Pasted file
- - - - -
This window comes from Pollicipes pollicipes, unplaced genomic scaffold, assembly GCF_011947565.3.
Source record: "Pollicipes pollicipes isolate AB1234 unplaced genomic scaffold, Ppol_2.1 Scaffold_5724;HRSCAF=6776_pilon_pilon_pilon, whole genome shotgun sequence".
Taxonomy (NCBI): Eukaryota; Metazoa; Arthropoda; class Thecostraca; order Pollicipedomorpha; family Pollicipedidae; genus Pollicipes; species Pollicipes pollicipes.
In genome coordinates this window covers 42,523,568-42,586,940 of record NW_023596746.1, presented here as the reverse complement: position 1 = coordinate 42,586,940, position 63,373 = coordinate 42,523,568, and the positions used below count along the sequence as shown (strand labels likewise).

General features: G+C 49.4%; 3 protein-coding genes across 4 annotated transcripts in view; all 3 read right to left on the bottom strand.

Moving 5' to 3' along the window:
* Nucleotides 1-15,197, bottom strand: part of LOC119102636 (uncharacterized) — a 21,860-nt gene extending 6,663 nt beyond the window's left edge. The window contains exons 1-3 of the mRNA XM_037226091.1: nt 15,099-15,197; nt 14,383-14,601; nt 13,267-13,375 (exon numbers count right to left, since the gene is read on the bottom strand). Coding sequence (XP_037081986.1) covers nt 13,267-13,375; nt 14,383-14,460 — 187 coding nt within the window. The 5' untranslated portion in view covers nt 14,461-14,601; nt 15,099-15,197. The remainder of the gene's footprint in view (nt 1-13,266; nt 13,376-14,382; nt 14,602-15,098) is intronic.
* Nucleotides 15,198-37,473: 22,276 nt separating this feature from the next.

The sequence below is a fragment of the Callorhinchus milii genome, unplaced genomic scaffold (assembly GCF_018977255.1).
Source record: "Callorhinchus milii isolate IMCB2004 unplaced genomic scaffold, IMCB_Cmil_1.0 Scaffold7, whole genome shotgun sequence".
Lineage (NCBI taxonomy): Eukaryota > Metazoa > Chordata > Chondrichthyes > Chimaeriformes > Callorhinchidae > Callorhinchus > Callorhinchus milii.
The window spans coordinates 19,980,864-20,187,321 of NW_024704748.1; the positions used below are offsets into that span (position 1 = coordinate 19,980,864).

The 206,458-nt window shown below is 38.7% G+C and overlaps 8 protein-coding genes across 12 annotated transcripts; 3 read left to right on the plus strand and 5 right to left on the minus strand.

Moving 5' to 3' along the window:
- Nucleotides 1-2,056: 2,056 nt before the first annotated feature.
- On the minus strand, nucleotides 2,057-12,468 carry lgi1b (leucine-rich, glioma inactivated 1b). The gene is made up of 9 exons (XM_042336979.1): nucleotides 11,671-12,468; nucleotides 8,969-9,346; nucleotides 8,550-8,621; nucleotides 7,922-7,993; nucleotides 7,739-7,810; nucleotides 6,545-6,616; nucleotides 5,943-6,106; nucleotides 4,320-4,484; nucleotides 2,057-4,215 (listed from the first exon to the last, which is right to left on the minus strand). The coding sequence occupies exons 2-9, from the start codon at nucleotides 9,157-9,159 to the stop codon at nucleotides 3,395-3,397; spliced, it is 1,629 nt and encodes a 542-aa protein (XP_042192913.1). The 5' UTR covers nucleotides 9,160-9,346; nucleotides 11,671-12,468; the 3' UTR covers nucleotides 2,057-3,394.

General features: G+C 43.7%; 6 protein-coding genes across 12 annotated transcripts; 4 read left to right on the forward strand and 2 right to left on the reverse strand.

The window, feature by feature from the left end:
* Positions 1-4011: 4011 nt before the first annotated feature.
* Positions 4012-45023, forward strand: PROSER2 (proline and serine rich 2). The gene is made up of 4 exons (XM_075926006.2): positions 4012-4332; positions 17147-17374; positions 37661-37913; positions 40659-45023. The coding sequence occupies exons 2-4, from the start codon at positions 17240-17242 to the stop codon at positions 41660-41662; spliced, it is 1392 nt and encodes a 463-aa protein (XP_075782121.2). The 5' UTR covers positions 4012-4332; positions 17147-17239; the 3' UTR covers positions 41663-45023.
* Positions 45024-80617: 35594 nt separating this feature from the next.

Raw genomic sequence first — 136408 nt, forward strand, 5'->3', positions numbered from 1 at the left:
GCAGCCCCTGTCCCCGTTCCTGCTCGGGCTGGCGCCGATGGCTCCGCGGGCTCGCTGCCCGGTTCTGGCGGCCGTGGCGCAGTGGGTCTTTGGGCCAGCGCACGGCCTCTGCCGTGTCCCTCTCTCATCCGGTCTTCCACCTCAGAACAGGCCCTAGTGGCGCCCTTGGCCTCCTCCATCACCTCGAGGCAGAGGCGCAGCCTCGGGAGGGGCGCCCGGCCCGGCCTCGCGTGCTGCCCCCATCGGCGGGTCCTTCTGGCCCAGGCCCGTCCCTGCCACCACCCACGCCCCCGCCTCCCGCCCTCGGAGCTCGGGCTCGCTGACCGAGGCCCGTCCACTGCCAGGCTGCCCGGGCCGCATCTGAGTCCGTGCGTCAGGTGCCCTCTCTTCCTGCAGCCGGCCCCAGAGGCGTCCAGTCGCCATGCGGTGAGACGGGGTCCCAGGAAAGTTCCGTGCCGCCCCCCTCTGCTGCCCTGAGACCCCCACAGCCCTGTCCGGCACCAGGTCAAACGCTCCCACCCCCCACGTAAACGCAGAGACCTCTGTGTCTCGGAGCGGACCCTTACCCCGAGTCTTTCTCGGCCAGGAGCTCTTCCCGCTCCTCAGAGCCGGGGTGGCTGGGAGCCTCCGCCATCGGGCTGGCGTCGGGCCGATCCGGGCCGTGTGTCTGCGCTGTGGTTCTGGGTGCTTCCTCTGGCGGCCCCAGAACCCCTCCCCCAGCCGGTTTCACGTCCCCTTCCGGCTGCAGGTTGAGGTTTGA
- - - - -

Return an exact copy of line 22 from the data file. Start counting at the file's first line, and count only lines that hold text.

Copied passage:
Raw genomic sequence first — 136408 nt, forward strand, 5'->3', positions numbered from 1 at the left: